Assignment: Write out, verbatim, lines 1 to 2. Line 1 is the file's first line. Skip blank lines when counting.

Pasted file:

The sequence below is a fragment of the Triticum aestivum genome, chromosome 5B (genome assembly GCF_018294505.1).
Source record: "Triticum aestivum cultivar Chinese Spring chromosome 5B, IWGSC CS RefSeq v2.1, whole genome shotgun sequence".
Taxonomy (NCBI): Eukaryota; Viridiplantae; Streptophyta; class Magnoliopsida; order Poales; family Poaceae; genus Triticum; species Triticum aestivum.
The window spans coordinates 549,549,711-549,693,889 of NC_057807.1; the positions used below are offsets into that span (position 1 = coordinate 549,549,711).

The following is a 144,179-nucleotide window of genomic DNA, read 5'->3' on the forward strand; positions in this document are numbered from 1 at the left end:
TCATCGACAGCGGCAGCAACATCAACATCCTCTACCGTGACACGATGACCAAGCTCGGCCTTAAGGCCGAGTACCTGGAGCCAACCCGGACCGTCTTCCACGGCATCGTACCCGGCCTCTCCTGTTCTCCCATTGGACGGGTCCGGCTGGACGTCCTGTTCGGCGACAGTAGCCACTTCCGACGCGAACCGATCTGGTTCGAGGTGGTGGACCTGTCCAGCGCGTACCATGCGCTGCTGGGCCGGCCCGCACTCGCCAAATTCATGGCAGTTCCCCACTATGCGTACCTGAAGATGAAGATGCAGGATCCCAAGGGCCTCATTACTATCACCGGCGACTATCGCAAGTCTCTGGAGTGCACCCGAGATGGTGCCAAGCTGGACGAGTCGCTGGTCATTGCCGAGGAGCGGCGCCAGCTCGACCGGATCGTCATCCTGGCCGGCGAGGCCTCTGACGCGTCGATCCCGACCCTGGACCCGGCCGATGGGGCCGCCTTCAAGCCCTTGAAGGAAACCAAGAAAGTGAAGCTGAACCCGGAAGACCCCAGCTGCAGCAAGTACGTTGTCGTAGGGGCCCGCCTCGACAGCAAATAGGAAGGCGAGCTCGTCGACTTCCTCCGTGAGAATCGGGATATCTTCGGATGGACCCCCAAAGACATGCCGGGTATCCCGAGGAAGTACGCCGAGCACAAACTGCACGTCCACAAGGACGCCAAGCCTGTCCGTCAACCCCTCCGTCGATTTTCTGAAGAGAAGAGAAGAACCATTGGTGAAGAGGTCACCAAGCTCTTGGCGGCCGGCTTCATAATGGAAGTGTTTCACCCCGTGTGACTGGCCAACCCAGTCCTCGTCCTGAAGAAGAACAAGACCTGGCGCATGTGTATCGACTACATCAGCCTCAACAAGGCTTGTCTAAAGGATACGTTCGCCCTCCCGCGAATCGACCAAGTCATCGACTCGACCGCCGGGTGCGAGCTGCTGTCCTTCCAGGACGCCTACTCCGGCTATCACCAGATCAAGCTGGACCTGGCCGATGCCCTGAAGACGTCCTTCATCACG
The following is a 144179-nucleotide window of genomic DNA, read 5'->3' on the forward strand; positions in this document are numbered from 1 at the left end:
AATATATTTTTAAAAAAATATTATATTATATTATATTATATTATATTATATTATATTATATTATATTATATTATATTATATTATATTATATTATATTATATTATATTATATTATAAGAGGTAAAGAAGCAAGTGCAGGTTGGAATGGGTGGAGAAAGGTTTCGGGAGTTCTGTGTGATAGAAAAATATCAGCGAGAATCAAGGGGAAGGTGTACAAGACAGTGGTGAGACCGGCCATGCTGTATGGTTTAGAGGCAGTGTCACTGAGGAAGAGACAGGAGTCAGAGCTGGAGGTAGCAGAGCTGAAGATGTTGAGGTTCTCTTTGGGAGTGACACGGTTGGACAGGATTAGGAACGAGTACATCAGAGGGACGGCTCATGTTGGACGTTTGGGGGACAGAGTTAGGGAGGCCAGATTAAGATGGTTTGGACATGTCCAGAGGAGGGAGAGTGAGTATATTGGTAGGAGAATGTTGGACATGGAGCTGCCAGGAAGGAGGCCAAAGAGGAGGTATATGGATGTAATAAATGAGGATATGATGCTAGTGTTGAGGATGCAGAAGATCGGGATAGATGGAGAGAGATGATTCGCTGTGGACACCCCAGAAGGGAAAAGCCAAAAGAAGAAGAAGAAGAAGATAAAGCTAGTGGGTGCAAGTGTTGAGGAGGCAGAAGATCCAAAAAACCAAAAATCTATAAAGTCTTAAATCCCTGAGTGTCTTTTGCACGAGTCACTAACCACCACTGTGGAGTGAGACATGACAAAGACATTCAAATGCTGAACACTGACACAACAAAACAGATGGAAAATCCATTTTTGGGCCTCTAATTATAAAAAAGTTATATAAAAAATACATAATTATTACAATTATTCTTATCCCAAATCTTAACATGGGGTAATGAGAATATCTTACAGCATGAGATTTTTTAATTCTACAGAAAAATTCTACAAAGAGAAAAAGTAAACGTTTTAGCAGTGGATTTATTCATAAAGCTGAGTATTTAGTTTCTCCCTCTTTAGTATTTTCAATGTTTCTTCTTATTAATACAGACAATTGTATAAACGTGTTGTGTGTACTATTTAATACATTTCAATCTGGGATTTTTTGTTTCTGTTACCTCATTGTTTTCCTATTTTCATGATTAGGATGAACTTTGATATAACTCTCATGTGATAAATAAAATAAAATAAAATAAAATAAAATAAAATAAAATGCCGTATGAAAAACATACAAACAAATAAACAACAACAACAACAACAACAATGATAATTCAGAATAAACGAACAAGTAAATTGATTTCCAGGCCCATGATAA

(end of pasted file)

The sequence below is a fragment of the Triticum aestivum genome, chromosome 5B (genome assembly GCF_018294505.1).
Source record: "Triticum aestivum cultivar Chinese Spring chromosome 5B, IWGSC CS RefSeq v2.1, whole genome shotgun sequence".